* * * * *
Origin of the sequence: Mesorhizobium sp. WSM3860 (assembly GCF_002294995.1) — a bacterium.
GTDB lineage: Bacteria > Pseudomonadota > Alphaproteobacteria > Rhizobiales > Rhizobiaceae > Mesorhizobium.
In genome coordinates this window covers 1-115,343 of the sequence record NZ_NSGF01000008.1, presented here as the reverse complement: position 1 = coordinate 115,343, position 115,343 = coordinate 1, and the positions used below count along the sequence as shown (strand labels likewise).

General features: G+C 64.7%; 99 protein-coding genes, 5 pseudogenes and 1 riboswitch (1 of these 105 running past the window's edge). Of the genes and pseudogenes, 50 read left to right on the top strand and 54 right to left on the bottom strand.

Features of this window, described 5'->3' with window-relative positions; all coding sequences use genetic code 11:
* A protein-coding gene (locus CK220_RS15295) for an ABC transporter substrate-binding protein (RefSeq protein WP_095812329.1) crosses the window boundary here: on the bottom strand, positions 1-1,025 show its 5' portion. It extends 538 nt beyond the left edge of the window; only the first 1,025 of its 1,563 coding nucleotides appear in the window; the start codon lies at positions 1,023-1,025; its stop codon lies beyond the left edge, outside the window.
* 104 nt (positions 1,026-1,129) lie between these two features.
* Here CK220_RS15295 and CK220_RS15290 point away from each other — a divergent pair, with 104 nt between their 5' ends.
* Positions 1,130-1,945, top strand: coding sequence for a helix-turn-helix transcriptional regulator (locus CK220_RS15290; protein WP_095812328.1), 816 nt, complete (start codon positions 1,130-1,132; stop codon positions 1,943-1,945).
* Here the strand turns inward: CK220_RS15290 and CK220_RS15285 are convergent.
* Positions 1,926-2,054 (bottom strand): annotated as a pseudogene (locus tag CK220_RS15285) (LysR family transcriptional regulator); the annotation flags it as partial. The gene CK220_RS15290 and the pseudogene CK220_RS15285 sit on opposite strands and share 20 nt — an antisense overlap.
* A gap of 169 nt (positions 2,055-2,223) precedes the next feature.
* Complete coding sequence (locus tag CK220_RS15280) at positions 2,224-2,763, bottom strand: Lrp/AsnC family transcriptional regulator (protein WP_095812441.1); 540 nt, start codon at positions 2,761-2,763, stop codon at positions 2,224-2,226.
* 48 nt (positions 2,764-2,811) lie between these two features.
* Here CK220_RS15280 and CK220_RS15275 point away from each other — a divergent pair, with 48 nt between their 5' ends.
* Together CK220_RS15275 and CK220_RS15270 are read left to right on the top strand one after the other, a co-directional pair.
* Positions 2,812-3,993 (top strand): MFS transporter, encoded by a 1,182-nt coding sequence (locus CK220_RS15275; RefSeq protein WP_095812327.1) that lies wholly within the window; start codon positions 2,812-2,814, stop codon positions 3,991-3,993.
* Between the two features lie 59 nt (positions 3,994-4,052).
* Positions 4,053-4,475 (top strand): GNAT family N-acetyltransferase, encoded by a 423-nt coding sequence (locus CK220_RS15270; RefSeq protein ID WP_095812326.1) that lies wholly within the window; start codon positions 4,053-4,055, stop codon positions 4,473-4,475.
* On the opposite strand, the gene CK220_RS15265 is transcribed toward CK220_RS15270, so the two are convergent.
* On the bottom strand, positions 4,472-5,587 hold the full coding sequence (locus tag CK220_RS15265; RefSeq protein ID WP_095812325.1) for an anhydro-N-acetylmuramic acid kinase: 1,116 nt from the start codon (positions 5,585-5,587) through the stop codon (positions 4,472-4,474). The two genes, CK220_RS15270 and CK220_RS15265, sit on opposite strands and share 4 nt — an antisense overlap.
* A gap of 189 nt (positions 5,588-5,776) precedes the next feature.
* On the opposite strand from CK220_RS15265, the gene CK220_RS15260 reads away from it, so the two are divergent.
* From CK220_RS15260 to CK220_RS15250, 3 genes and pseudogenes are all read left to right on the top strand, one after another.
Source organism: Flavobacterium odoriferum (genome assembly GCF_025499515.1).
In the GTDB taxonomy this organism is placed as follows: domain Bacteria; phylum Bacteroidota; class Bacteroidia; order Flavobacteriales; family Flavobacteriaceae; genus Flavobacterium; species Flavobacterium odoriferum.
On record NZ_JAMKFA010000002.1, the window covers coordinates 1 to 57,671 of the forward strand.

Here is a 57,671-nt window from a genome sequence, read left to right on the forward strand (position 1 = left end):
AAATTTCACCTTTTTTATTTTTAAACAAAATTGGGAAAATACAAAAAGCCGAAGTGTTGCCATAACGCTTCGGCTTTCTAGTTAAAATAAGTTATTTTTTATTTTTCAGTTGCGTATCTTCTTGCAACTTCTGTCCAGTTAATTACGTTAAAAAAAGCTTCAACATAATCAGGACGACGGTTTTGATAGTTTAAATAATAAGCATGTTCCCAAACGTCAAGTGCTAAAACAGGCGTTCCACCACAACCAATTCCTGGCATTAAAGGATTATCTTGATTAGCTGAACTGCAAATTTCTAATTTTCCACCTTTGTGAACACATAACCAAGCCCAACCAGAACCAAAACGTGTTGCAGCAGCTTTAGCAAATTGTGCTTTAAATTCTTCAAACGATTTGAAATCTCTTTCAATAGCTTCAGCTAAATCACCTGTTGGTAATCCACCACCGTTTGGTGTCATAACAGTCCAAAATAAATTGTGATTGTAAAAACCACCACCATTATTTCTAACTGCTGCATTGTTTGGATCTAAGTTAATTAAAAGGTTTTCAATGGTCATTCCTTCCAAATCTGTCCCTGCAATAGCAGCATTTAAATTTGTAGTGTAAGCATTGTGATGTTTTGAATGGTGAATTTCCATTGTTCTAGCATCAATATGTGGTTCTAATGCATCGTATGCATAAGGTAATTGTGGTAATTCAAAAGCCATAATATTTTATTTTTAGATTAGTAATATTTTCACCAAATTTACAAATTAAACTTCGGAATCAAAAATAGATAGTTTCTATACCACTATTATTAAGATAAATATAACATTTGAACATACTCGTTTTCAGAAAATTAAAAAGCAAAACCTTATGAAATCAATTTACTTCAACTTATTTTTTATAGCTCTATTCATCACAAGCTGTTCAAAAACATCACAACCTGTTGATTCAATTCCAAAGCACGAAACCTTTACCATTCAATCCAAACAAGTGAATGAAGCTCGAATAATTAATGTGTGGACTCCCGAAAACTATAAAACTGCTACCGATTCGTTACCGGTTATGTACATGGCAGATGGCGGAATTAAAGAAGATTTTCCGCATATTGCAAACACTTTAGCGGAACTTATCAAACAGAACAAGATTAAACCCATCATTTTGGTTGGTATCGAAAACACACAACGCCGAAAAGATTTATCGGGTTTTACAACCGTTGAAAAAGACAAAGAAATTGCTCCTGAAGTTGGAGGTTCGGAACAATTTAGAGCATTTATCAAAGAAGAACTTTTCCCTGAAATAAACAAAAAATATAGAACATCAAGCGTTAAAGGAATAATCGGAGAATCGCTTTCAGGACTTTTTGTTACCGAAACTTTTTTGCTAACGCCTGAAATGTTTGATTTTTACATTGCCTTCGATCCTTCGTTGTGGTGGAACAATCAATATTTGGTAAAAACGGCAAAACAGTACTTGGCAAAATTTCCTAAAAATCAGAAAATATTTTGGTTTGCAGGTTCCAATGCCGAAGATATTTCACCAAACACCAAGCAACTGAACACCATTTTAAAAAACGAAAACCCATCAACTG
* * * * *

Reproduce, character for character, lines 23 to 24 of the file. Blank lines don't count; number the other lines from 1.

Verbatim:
* On the opposite strand from CK220_RS15265, the gene CK220_RS15260 reads away from it, so the two are divergent.
* From CK220_RS15260 to CK220_RS15250, 3 genes and pseudogenes are all read left to right on the top strand, one after another.